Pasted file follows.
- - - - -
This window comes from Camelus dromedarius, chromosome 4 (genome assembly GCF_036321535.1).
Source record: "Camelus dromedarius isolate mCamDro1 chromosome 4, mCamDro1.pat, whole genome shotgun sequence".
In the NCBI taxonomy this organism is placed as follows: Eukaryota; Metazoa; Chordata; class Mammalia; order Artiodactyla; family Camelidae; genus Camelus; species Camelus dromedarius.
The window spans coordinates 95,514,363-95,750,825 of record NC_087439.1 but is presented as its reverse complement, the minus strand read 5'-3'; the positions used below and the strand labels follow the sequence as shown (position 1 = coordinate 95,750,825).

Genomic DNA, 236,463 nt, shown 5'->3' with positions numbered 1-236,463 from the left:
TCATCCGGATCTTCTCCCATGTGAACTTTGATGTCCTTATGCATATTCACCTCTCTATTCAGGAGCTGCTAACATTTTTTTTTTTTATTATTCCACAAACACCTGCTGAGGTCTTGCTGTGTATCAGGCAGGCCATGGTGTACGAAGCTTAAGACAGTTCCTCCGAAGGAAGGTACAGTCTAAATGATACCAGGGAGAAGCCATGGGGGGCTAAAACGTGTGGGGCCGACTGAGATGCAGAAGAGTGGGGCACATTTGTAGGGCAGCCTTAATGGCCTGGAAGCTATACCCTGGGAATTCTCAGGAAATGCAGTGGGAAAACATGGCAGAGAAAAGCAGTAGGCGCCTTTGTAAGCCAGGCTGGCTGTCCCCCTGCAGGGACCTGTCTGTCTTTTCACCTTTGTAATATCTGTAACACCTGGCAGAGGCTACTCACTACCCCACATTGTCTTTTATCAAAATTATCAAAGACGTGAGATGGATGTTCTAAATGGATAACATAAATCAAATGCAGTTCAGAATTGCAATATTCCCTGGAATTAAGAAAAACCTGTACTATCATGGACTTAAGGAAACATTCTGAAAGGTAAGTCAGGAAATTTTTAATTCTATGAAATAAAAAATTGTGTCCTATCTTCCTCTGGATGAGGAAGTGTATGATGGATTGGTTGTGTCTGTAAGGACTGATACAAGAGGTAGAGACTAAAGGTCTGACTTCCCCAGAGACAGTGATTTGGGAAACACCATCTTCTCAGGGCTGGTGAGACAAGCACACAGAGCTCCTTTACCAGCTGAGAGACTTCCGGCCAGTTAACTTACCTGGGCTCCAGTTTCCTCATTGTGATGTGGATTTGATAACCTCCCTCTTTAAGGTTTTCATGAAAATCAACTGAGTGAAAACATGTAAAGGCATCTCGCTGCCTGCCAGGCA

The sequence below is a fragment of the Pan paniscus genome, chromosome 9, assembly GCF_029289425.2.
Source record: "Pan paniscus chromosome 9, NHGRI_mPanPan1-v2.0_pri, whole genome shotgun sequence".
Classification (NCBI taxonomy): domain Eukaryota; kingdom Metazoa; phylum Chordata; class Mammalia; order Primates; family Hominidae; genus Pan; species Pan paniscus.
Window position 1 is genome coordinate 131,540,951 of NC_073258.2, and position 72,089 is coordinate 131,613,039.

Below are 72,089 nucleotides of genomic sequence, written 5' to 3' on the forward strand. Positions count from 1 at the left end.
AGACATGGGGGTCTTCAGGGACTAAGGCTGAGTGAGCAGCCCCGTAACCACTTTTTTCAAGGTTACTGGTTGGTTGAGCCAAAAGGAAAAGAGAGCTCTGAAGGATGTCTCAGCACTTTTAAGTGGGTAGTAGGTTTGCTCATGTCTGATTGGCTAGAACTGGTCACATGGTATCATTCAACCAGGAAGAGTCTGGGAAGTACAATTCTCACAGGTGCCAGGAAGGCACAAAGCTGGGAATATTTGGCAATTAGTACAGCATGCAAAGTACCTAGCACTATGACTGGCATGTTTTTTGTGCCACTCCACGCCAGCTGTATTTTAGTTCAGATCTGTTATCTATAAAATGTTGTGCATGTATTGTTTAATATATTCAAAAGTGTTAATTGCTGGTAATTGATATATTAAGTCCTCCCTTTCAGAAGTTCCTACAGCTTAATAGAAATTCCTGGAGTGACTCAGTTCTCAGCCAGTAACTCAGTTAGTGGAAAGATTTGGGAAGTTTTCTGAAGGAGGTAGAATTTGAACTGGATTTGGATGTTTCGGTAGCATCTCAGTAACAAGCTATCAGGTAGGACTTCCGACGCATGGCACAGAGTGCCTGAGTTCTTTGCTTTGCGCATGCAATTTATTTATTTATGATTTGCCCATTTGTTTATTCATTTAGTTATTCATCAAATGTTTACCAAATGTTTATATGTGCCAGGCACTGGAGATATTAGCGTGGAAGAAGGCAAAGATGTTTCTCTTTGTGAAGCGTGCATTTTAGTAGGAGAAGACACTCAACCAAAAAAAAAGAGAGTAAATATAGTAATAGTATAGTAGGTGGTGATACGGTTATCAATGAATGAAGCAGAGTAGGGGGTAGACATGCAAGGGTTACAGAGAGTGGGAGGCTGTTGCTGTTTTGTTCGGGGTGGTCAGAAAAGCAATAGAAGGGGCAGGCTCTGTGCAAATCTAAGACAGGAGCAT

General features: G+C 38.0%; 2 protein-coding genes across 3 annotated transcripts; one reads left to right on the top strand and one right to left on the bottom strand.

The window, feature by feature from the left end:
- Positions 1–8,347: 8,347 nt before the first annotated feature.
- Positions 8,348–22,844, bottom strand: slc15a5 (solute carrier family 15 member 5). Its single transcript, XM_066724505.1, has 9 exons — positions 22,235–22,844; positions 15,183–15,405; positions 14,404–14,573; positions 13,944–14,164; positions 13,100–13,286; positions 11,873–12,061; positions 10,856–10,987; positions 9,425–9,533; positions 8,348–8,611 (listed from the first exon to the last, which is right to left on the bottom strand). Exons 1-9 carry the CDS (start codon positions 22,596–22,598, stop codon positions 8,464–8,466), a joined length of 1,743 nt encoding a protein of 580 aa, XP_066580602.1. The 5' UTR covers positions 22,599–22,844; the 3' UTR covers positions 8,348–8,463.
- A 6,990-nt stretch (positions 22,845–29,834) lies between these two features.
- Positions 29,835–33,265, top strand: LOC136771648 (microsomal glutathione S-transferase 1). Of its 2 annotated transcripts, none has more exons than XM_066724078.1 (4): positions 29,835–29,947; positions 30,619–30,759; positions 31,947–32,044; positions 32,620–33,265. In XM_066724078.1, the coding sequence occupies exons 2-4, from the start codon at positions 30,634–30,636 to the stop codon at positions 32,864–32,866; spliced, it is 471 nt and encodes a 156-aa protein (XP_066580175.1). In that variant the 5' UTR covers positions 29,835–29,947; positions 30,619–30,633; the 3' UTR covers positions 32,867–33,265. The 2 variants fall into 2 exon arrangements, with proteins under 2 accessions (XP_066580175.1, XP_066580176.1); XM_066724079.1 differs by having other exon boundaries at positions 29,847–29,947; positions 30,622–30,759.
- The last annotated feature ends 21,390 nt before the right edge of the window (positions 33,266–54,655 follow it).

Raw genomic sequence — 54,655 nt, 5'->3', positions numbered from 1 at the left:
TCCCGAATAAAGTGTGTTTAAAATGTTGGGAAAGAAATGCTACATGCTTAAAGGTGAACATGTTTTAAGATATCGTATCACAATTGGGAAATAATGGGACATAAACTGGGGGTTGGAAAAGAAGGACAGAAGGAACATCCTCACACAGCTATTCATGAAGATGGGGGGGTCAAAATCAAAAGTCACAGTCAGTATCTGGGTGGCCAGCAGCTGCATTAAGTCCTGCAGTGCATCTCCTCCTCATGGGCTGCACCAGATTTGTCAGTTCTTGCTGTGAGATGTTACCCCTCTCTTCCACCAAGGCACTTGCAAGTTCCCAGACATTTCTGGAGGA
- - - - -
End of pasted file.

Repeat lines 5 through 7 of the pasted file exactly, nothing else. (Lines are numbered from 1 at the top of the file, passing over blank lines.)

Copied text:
Genomic DNA, 236,463 nt, shown 5'->3' with positions numbered 1-236,463 from the left:
TCATCCGGATCTTCTCCCATGTGAACTTTGATGTCCTTATGCATATTCACCTCTCTATTCAGGAGCTGCTAACATTTTTTTTTTTTATTATTCCACAAACACCTGCTGAGGTCTTGCTGTGTATCAGGCAGGCCATGGTGTACGAAGCTTAAGACAGTTCCTCCGAAGGAAGGTACAGTCTAAATGATACCAGGGAGAAGCCATGGGGGGCTAAAACGTGTGGGGCCGACTGAGATGCAGAAGAGTGGGGCACATTTGTAGGGCAGCCTTAATGGCCTGGAAGCTATACCCTGGGAATTCTCAGGAAATGCAGTGGGAAAACATGGCAGAGAAAAGCAGTAGGCGCCTTTGTAAGCCAGGCTGGCTGTCCCCCTGCAGGGACCTGTCTGTCTTTTCACCTTTGTAATATCTGTAACACCTGGCAGAGGCTACTCACTACCCCACATTGTCTTTTATCAAAATTATCAAAGACGTGAGATGGATGTTCTAAATGGATAACATAAATCAAATGCAGTTCAGAATTGCAATATTCCCTGGAATTAAGAAAAACCTGTACTATCATGGACTTAAGGAAACATTCTGAAAGGTAAGTCAGGAAATTTTTAATTCTATGAAATAAAAAATTGTGTCCTATCTTCCTCTGGATGAGGAAGTGTATGATGGATTGGTTGTGTCTGTAAGGACTGATACAAGAGGTAGAGACTAAAGGTCTGACTTCCCCAGAGACAGTGATTTGGGAAACACCATCTTCTCAGGGCTGGTGAGACAAGCACACAGAGCTCCTTTACCAGCTGAGAGACTTCCGGCCAGTTAACTTACCTGGGCTCCAGTTTCCTCATTGTGATGTGGATTTGATAACCTCCCTCTTTAAGGTTTTCATGAAAATCAACTGAGTGAAAACATGTAAAGGCATCTCGCTGCCTGCCAGGCA

The sequence below is a fragment of the Pan paniscus genome, chromosome 9, assembly GCF_029289425.2.